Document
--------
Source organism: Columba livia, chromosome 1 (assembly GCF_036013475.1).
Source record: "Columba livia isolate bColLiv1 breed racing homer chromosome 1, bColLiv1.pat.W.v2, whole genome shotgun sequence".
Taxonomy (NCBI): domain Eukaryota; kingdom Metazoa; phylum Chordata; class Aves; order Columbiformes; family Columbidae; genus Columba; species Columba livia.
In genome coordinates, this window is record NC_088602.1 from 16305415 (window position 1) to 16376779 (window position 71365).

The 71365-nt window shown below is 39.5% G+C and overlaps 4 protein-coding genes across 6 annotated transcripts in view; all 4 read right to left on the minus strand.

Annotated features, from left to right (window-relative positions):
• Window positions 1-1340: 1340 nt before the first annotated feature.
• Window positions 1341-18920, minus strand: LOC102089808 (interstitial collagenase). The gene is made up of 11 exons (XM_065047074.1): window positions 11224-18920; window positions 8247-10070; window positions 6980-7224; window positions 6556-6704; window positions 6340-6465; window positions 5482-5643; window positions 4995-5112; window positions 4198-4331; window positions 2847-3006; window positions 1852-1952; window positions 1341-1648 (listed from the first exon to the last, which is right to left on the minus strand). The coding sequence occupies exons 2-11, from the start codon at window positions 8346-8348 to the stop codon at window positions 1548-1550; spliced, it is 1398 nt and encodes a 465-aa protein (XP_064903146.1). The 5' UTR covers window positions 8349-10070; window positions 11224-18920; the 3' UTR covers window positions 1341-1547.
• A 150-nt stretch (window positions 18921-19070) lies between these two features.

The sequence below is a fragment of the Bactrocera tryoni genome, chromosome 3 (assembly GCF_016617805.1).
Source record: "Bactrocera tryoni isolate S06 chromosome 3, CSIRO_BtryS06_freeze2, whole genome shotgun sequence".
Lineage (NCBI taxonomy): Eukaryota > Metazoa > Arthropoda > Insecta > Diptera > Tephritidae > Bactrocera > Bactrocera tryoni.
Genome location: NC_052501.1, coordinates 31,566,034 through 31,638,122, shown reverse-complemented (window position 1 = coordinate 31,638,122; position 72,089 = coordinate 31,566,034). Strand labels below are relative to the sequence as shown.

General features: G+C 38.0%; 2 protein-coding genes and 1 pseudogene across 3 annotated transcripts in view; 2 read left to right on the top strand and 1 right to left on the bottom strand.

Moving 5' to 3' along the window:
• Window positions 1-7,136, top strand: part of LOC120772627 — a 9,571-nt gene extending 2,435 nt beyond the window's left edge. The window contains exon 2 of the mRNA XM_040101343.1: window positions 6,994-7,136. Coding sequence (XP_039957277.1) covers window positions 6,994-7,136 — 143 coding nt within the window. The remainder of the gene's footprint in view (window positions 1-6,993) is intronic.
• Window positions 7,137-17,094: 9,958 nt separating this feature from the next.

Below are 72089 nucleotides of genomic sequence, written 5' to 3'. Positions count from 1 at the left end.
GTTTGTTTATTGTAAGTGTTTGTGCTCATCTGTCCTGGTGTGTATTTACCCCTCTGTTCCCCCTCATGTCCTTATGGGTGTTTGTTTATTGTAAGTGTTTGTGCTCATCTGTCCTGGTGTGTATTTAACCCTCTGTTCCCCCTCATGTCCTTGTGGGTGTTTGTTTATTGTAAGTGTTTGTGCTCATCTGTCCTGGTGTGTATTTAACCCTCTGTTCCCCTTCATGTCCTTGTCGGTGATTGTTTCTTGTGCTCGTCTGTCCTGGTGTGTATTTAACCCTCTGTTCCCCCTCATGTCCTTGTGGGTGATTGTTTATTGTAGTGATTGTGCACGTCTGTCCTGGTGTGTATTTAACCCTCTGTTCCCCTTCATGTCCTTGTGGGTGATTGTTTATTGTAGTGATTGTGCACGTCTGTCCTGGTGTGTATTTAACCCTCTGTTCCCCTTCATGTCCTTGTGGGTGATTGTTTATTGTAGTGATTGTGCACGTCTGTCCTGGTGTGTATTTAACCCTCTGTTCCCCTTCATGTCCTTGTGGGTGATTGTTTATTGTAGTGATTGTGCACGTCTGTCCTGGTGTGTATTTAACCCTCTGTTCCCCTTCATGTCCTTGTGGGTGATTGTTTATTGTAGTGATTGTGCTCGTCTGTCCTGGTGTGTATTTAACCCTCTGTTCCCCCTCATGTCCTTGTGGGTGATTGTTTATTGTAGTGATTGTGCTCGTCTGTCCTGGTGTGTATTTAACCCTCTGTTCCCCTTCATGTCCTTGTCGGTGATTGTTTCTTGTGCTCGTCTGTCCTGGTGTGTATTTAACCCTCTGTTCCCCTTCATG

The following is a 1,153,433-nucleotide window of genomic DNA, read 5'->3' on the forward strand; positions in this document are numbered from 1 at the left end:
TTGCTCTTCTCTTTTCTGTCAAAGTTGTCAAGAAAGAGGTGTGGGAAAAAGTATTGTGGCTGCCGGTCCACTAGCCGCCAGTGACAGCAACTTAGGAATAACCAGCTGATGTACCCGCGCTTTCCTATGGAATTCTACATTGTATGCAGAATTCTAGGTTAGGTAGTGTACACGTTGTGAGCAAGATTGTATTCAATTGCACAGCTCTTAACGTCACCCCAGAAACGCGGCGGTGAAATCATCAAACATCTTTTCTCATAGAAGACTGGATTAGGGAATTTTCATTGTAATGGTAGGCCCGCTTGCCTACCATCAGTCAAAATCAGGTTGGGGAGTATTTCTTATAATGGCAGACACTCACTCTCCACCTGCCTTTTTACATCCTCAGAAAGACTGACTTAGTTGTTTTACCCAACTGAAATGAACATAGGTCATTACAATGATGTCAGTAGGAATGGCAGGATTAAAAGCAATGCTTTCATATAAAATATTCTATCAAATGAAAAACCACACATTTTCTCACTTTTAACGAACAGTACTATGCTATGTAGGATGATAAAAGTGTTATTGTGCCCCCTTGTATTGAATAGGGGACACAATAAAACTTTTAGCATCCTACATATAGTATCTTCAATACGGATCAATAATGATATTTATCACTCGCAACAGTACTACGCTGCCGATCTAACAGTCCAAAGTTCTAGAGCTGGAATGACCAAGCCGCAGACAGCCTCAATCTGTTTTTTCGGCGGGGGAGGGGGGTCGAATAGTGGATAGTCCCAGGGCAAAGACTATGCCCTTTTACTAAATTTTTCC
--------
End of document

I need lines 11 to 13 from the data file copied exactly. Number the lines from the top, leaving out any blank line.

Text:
Source record: "Bactrocera tryoni isolate S06 chromosome 3, CSIRO_BtryS06_freeze2, whole genome shotgun sequence".
Lineage (NCBI taxonomy): Eukaryota > Metazoa > Arthropoda > Insecta > Diptera > Tephritidae > Bactrocera > Bactrocera tryoni.
Genome location: NC_052501.1, coordinates 31,566,034 through 31,638,122, shown reverse-complemented (window position 1 = coordinate 31,638,122; position 72,089 = coordinate 31,566,034). Strand labels below are relative to the sequence as shown.